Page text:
The city abandoned use of the sirens about six years ago after a prankster was able to hack in and activate them when there was no real emergency.

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BRUNSWICK -- Monday night's quick-striking tornado had many residents asking one main question -- Why didn't we get some kind of warning?

Some expected to hear blaring tornado sirens.

But the city abandoned use of the sirens about six years ago after a prankster was able to hack in and activate them when there was no real emergency.

The city believes a automated direct call to residents is more effective.

"There's no guarantee someone in the house is going to hear the siren when it goes off," said city spokesman Nick Solar.

There was a severe thunderstorm warning. Residents did receive a call telling them about the tornado touchdown, but only after it happened.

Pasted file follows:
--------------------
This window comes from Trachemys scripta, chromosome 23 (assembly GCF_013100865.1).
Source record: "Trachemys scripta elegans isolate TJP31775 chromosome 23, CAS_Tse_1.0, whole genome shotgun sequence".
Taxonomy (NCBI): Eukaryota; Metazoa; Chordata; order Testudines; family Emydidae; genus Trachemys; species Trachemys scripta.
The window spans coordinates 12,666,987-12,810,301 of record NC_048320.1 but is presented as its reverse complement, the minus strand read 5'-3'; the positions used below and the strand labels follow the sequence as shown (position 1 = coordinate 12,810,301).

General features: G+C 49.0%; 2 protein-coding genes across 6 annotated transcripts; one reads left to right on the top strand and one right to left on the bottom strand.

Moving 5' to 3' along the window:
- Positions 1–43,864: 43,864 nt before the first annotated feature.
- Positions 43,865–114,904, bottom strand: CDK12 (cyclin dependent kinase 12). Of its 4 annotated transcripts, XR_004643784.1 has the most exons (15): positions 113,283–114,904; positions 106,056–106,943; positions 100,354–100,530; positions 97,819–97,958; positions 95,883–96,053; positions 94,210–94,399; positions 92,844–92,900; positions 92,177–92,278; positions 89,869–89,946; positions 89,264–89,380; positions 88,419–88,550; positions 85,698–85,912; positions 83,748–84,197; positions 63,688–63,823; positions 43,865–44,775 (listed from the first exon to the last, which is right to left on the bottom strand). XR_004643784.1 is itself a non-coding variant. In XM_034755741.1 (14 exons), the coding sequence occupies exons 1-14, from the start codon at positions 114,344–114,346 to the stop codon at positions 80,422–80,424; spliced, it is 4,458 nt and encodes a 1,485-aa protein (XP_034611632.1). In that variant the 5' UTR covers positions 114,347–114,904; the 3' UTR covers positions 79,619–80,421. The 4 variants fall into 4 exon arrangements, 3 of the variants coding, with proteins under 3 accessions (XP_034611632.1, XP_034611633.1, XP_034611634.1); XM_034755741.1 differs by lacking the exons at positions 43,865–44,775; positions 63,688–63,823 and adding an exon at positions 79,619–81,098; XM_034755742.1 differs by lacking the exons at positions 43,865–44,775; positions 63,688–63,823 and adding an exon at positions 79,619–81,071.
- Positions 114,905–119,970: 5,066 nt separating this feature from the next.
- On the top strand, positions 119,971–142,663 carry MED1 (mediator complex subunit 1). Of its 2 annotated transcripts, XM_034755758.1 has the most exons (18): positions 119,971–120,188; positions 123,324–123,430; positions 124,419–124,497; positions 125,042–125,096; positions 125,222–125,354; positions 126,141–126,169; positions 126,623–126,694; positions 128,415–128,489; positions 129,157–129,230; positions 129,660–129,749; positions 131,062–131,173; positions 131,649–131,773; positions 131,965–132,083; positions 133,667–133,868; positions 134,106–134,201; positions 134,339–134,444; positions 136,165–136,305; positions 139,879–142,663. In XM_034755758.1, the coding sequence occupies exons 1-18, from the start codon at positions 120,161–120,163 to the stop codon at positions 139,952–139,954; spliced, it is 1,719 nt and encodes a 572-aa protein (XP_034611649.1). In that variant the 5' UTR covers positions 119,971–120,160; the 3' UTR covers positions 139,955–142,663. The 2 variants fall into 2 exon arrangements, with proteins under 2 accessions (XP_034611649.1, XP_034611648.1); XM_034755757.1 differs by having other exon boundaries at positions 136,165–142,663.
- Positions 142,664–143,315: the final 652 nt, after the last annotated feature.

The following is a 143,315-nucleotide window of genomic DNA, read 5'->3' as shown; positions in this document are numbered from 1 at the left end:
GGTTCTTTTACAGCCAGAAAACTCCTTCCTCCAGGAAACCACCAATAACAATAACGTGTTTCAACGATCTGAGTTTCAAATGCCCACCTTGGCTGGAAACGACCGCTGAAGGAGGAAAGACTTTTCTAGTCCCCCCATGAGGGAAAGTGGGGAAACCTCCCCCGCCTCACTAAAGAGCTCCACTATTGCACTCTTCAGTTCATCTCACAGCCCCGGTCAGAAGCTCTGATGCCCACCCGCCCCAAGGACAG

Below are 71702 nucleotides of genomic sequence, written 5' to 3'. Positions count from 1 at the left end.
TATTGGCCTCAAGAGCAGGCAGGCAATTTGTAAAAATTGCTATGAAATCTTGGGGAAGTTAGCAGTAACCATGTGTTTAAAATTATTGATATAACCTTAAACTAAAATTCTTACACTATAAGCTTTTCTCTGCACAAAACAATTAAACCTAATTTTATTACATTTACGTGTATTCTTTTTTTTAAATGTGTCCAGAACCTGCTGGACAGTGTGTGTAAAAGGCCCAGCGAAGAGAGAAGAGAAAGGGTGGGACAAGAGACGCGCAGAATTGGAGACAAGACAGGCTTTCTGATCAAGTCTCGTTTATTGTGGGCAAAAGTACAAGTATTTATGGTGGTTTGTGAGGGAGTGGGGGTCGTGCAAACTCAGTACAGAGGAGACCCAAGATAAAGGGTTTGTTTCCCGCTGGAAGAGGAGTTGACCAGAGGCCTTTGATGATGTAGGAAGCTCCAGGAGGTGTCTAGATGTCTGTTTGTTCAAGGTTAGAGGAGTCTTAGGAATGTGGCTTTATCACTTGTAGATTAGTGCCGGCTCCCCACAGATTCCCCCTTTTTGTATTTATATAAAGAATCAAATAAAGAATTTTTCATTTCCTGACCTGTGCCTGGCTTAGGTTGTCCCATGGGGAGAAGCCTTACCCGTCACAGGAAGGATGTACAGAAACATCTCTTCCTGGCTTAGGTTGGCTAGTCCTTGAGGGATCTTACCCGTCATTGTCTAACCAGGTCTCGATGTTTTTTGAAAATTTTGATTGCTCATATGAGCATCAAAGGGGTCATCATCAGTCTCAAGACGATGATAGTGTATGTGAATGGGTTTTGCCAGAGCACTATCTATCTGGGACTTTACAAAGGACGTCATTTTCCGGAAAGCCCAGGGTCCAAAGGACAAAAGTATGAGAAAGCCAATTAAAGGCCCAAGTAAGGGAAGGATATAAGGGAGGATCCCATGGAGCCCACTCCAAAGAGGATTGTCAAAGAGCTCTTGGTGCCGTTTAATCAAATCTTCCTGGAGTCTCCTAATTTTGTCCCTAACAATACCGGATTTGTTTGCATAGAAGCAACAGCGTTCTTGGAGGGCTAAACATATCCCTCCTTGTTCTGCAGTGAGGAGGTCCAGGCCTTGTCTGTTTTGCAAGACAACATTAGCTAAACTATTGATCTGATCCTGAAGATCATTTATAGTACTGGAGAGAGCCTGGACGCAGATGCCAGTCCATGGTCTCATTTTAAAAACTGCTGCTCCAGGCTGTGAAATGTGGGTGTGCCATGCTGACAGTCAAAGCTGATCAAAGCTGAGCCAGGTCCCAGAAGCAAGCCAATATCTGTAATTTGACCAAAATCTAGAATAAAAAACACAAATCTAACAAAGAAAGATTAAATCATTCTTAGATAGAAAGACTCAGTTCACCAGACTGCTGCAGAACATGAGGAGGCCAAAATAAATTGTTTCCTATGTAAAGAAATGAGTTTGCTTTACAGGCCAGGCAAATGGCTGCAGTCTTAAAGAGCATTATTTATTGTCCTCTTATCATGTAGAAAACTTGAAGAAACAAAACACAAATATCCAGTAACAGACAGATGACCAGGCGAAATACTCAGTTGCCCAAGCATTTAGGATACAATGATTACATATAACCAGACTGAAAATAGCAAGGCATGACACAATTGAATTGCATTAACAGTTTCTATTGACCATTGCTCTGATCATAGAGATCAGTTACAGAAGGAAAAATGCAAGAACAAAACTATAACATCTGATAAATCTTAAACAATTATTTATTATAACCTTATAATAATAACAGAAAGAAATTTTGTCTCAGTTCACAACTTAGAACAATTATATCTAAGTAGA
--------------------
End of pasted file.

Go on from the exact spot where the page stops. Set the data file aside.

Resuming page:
The National Weather Service's point-man on warnings and watches was in Brunswick Tuesday, assessing the damage and sequence of events.

Gary Garnet said, "Any time we're dealing with severe storms that are strong and severe, things can quickly change, " he said.

Residents posted complaints and concerns about the lack of warning on the Brunswick Police Facebook page.

Related story: Brunswick tornado ranked EF-1

Related story: WATCH | Brunswick storm rips through yard

GALLERY: Viewer photos from Brunswick

There are no state laws or regulations requiring or governing the use of emergency sirens. Each city and county that still uses them has its own rules.

The city, emergency officials and the Weather Service are expected to review events to see if any improvements can be made.

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